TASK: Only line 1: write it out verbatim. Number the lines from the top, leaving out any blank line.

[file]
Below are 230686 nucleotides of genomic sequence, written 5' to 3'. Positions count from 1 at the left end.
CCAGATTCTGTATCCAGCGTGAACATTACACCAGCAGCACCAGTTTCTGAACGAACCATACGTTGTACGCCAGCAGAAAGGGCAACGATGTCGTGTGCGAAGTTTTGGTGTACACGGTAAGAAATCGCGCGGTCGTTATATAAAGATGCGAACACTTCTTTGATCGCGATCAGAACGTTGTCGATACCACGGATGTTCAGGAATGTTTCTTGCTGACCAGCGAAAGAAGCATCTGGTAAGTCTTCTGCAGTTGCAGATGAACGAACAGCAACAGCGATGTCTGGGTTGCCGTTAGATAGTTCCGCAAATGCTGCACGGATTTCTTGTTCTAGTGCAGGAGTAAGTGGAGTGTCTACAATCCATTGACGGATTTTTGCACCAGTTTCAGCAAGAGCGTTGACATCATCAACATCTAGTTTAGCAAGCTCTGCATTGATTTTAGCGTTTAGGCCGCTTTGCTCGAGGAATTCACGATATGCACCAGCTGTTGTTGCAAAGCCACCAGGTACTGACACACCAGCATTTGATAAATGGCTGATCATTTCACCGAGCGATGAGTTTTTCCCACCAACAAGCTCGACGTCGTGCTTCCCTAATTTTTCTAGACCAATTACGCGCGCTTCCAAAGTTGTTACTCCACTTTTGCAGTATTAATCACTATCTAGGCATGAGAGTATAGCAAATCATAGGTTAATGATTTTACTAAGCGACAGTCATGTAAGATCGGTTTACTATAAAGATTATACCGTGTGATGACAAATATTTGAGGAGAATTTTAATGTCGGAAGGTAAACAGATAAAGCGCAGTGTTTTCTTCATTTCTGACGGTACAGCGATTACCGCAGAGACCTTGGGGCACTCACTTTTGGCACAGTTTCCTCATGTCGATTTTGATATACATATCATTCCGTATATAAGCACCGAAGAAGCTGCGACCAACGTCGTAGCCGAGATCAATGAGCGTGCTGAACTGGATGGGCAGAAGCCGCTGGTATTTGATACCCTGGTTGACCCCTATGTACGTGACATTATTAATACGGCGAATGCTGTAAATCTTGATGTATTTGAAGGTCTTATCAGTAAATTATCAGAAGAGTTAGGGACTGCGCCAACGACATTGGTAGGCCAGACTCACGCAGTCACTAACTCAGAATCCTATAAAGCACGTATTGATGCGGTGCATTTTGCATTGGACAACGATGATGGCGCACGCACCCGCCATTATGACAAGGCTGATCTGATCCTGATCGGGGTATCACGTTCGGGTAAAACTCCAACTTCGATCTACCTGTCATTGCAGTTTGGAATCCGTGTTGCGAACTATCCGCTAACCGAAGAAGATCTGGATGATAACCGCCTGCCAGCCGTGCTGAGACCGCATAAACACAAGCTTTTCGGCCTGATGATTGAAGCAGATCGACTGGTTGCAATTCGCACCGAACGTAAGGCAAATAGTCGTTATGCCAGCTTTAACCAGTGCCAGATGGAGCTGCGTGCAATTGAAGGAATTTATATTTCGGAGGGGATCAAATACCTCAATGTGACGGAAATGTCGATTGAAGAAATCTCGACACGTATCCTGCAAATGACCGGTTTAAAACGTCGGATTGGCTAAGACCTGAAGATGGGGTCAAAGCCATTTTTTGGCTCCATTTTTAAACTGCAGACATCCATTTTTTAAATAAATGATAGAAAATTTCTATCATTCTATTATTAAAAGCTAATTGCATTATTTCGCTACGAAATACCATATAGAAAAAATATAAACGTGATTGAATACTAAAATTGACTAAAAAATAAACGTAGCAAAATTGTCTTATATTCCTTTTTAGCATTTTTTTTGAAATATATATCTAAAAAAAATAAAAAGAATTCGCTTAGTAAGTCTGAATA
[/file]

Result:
Below are 230686 nucleotides of genomic sequence, written 5' to 3'. Positions count from 1 at the left end.